Curse Of Doom deals with the aforementioned Curses, surprisingly enough. It makes a big hex on the ground that removes all Charms from any enemies that are on it (keep reading to learn about Charms), and also curses them all with Weakness, making them do 50% damage for a while. That can be quite handy!

Deathberry Pie is a very new concept. I've thought since the beginning that it would be fun to have a spell that replaces your fire button with some sort of fireball shooting (so while it's active, you do that instead of throwing/swinging axes). So here it is! You throw evil Deathberry Pies as long as you have this spell on. It's the only spell in the game you can turn on and off at will, be casting it. It costs no magic, but you are charged a small amount of magic for each pie you throw. The last fun thing about the pies is that they increase in damage as you beat guys with them, resetting to normal damage if you take too long between kills. So they encourage a very intense playstyle, trying to keep beating on guys so you don't lose your power level. They are the only thing besides swing attacks that can get critical hits as well (the Critical skill has been updated to indicate this). I did that because I wanted to have more ways to boost the power of your pies, since it is just one isolated skill. But of course the usual Spell Synergy also applies to them, so points in any Death Magic skills help too.

Soul Swallow is an Army Of Darkness reference. Note the description - now that the spells are broken into whole sets, I don't need to use the last line to tell you what kind of magic it is! So I was able to mark off Grab Spells there. This is also a unique skill, the only one in the game that affects your max stats. Got that idea from Guild Wars. It lasts a long time (10 seconds per level), which is good, because otherwise it would be hard to benefit. It doesn't heal you or anything, just raises the limits, so you have to fill up to those limits by other means. As an added bonus, it has a Soula Cola type effect! Not mentioned due to lack of room (and since you'll notice it when it happens) is that the enemy whose soul you borrow becomes "Soulless" (a Curse, see below) permanently. What does that mean? Permanently stunned. Poor guy.

Resurrection is a really simple passive skill - it grants a random chance that each enemy you kill might come back as a Bonehead. It costs some magic when that happens, but it's a lot cheaper than summoning them directly. You need points in the Bonehead skill, or this does nothing at all.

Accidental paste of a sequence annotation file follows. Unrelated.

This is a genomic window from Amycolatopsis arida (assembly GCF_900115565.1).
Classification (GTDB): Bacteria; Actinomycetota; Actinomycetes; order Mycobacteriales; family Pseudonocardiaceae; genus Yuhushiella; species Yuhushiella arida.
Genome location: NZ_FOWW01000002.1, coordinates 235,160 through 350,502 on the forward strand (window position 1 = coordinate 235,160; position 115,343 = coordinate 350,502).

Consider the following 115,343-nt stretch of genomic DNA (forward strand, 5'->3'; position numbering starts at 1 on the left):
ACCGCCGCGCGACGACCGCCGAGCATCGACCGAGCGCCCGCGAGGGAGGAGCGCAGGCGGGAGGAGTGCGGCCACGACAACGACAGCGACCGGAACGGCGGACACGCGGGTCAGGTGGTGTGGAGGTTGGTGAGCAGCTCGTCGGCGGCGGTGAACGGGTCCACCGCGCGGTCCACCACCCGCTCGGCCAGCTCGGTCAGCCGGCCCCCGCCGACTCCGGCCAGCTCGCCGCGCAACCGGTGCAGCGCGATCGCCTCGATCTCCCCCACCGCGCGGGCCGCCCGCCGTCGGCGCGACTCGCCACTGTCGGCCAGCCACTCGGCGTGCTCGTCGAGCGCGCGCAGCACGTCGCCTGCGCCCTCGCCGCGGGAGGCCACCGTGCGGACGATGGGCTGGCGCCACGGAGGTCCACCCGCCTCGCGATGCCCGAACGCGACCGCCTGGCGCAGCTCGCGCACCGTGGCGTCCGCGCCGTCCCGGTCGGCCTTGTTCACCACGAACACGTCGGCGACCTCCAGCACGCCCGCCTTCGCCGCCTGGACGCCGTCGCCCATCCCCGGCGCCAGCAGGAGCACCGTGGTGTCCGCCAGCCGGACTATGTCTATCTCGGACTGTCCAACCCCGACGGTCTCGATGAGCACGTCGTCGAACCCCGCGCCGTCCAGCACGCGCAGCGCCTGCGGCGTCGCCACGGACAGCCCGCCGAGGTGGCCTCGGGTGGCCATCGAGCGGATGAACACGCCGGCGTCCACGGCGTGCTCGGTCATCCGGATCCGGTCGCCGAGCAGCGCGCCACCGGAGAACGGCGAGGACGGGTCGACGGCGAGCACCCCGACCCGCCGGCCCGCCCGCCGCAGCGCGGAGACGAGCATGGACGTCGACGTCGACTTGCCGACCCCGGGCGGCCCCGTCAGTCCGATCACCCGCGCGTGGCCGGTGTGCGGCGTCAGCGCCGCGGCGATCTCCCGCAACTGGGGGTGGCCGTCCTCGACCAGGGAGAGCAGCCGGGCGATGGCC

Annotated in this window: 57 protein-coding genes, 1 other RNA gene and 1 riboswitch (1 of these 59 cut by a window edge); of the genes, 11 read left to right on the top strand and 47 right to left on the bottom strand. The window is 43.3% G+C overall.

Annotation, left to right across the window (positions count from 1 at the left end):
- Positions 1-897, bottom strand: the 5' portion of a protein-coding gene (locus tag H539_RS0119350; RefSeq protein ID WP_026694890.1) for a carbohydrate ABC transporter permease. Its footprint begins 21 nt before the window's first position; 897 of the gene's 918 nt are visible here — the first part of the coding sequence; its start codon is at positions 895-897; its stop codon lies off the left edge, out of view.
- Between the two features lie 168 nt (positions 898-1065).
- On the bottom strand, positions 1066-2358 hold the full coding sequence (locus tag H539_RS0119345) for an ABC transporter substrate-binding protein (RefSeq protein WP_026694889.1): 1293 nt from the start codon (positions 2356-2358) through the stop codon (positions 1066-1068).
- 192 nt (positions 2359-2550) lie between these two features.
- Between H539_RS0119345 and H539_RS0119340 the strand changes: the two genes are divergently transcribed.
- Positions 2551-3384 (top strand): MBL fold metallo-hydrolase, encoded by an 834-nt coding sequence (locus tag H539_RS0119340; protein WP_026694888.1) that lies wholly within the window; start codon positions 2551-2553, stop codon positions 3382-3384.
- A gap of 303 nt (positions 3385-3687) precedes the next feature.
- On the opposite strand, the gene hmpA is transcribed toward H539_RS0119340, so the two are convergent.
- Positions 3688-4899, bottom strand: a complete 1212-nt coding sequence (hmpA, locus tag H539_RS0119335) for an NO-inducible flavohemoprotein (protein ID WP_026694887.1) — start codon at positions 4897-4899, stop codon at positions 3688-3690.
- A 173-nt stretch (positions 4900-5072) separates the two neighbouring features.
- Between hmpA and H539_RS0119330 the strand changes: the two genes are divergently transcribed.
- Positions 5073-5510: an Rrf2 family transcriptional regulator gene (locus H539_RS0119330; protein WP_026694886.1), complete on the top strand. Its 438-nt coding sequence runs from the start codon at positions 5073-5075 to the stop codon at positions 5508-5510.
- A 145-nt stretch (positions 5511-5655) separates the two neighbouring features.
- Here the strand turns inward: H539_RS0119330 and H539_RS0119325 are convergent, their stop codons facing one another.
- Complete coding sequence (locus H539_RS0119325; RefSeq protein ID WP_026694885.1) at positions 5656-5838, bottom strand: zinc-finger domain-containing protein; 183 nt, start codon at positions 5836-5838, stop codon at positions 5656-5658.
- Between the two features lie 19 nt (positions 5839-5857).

Inner Power is also passive. It gives you the ability to cast spells when you don't have enough Magic. The only minor caveat is that it costs you Life instead. Raising the skill increases how much Magic you can squeeze out of each point of Life.

So there's the Death spells. Enjoy! Now about Curses and Charms. Each creature (player included) can have up to 3 Charms and 3 Curses on them at a time. If you get another one, it replaces the one with the least time remaining. Other than being in separate lists, there is no functional difference between a Curse and a Charm. They are both time-limited effects that do something to you for a while. Of course, as the names imply, all the Curses are bad things, and all the Charms are good.

Weakness as mentioned above is an example of a curse. It makes you do 50% damage for a while. I'm going to convert a lot of the existing spells into Curses or Charms too. For example, Ignite is now a Curse. The only way that affects the game is that when you see an enemy's life meter, you'll see which Curses and Charms he has via little icons (I'm also going to add the monster's level, I think it's nice to see that), and of course the feature that if you try to put a 4th curse on the same monster, one of them will go away. Plague is also a Curse, which is interesting, since it's cursing yourself! That can have a nice effect, if you are fighting a nasty group of cursing enemies. You can remove one of their curses by casting it. Of course, they could also take your Plague away by dumping curses on you. Other curses include Persuasion (and Possession - the same curse, in fact), the blindness caused by a Blinding Trap, and Lightning Rod.

Examples of Charms include Heat Shield, the Extra Soul charm that Soul Swallow grants, and the invincibility that Restoration gives. Speaking of Restoration, it now heals for less than it used to, but it cures you of all Curses. There are a fair number of different ways to heal now, so Restoration is meant to be focused more on cleansing.

Poison, freezing, and stun are not curses. If I had to name them, I'd call them "conditions" (another bit of theft from Guild Wars, there). They are functionally identical to curses, in that they have a negative effect on you for a time, but they don't go in the curse list, so it is possible to be poisoned, frozen, stunned, and cursed in 3 different ways, all at the same time.

As you can guess, all this stuff means that enemies and traps will be dishing out vile curses left and right. Well, maybe not, but they will be cursing you in various ways at various times. Some will be able to Charm their allies in various ways to annoy you. You'll also meet special Charmed enemies. They have 2 Charms on them from birth - one random one (like extra strength or armor or something), and another called Charmed. Both are permanent (unless you strip them via Curse Of Doom! "Charmed" is not removable, however, which you will be glad for). "Charmed" doesn't do anything except make the monster worth double XP. That's my equivalent to the "Champion" monsters in Diablo 2. Just a little twist to make things more exciting.

Disclaimer: I should point out that everything you read here is entirely probably not going to be in the game in the end. I want it to be, but unlike you, I've seen the inside of my design process before. Many many times. So I know that I dream big, and it doesn't all get in. So take it all with a grain of salt. I hope to have all this stuff, but don't count on anything. This painful knowledge is the price you pay for getting to see the game all through design and development.